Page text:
Science Fiction Short Story Contest
|Edgar paused at the door, taking a deep breath. Months of his life had spent getting to this door. He'd broken laws, invested thousands of dollars, and spent hundreds of hours for this moment, but finally, he was here, at the heart of the conspiracy. He raised his hand and knocked.
The door opened to reveal a tall, thin man with blonde, greasy hair and an unkempt beard. This would be the one the network called Cutter. He smiled, a thing as greasy as his hair. "Edgar, it's nice to finally meet you. Come in."
Edgar stepped in, then paused, noting the dark-haired young man behind the desk. In contrast to Cutter, he was clean-shaven and non-descript. That would be the one called Baker.
"Likewise. I'd like to say how much I've heard about you, but the truth is I know almost nothing about you, just your cause. I don't even know what you want from me."
Cutter grinned. "That's good to hear: anonymity is our greatest ally. Our cause is as popular as it just: most people agree with us, in principle, but they just aren't willing to do what must be done. But we've been watching you, and we hope you may be different. Lasers, Edgar. We want lasers in space, and we think you're the man to see it done."
Edgar felt his eyes widen. "What, are you planning to build a death star or something?"
Cutter shook his head grimly. "Where do you find these people, Baker?"
The dark-haired man's voice was soft. "I'm not sure if you noticed, but there aren't too many willing to take direct action. We choose among the people who are available, not among the people we'd most like to convert. But Edgar, at least, has a brain - I think he's joking."
Cutter's voice was just a bit too fluid, too credulous. "Of course, of course. Too many idiots are influenced by the wrong kind of culture. The same people who use laser pointers to entertain their cats think laser beams make funny noises, and they make short red blasts that travel at 40 meters per second. At that speed, a bolt from geosynchronous orbit would take 15 minutes to reach the ground. And blowing up a planet with a laser? Not only would that take 10^36 joules, but all of that energy would have to be bouncing around in a chamber full of mirrors first. Pure silliness, utterly impractical. If you want to wreck a planet, steer an asteroid into it."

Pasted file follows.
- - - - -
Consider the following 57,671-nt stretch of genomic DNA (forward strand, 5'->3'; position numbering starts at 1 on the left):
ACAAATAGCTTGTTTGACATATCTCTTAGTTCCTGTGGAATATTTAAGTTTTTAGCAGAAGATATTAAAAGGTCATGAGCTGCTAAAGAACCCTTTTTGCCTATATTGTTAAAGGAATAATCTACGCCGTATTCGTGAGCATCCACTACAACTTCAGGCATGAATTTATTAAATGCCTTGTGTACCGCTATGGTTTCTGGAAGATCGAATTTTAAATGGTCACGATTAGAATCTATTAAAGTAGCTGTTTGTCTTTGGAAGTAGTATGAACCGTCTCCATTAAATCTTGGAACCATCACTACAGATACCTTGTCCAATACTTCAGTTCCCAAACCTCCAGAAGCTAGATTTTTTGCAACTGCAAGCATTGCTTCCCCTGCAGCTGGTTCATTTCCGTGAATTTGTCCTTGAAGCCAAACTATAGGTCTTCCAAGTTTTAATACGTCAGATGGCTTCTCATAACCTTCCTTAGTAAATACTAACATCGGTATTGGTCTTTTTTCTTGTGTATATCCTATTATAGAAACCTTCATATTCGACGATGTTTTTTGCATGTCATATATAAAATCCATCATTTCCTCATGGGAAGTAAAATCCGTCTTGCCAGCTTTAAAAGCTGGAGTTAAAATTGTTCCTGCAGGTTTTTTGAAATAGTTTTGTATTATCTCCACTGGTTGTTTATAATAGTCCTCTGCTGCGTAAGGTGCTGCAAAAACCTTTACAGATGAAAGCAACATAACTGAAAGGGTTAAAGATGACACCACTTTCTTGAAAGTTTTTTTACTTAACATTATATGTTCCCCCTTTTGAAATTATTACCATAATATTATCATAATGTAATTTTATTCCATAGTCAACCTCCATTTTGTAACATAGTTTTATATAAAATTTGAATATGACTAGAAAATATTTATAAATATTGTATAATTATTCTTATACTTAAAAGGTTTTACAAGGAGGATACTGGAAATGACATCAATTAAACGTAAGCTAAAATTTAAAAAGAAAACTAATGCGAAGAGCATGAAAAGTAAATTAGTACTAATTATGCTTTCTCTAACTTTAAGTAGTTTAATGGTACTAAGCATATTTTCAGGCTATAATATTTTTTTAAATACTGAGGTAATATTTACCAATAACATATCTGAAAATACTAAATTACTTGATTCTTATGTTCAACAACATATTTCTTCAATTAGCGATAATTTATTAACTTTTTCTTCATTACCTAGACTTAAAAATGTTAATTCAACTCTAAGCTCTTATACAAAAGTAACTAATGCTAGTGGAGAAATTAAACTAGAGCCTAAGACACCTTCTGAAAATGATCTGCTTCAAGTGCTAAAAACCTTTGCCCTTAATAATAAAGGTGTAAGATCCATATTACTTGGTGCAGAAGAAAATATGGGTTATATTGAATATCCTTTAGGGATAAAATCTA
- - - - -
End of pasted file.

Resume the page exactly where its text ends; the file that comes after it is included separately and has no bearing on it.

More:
Edgar forced his face into a blank expression. Cutter, it seemed, was not entirely sane. He supposed he should have guessed, but - well, it was no use to dwell on that now. "Of course. Returning to the problem at hand, how big are these lasers?"
Cutter glanced at Baker, who answered smoothly. "One ton, perhaps two."
Edgar's brow furrowed. "With a laser that size, and a large spinning mirror, you could vaporize a human target from space. How many will you need? And do you need the mirrors to go up too?"
Cutter shrugged. "Dozens, at least. And no, you don't need to worry about that. You've heard of OurSat, the latest competitor to StarLink?"
"Ah," Edgar acknowledged. So Cutter really did have the cash to fund his insanity.
"Can you do it?" Cutter asked.
Edgar nodded slowly. "I can. My inspection teams will sign for whatever I ask them to, and changing a manifest is child's play. But if I'm going to do this, I need to know why. How does this further the cause?"
Cutter and Baker exchanged glances again. After a moment, the latter spoke. "Pizzerias: every single one that serves pineapple must be destroyed. Neat, efficient, and no one will be able to find us, much less stop us."
"Almost every pizzeria serves pineapple, and will as long as a few people order it."
Cutter laughed. "That's always been our problem, separating the wheat from the chaff. But after a few demonstrations, I think people will learn. But if we have to, if we absolutely must, we can destroy all of them. Every single pizzeria. I hope it doesn't come to that. So, are you with us?"
"Yes," Edgar answered slowly and saw the shoulders of the others slump in relaxation. They really had been worried about his reaction. Good, let them be.
Edgar continued, "There's just one thing you should know."
He pulled from his pocket a long piece of plastic, 3-D printed and then machined with exquisite care. It had no cartridge and was only good for a dozen shots, but it was small and completely invisible to metal detectors and common scanning devices. He took aim quickly and carefully at Cutter. Just before pulling the trigger, he laughed. "Hawaiian pizza is the absolute best, assholes."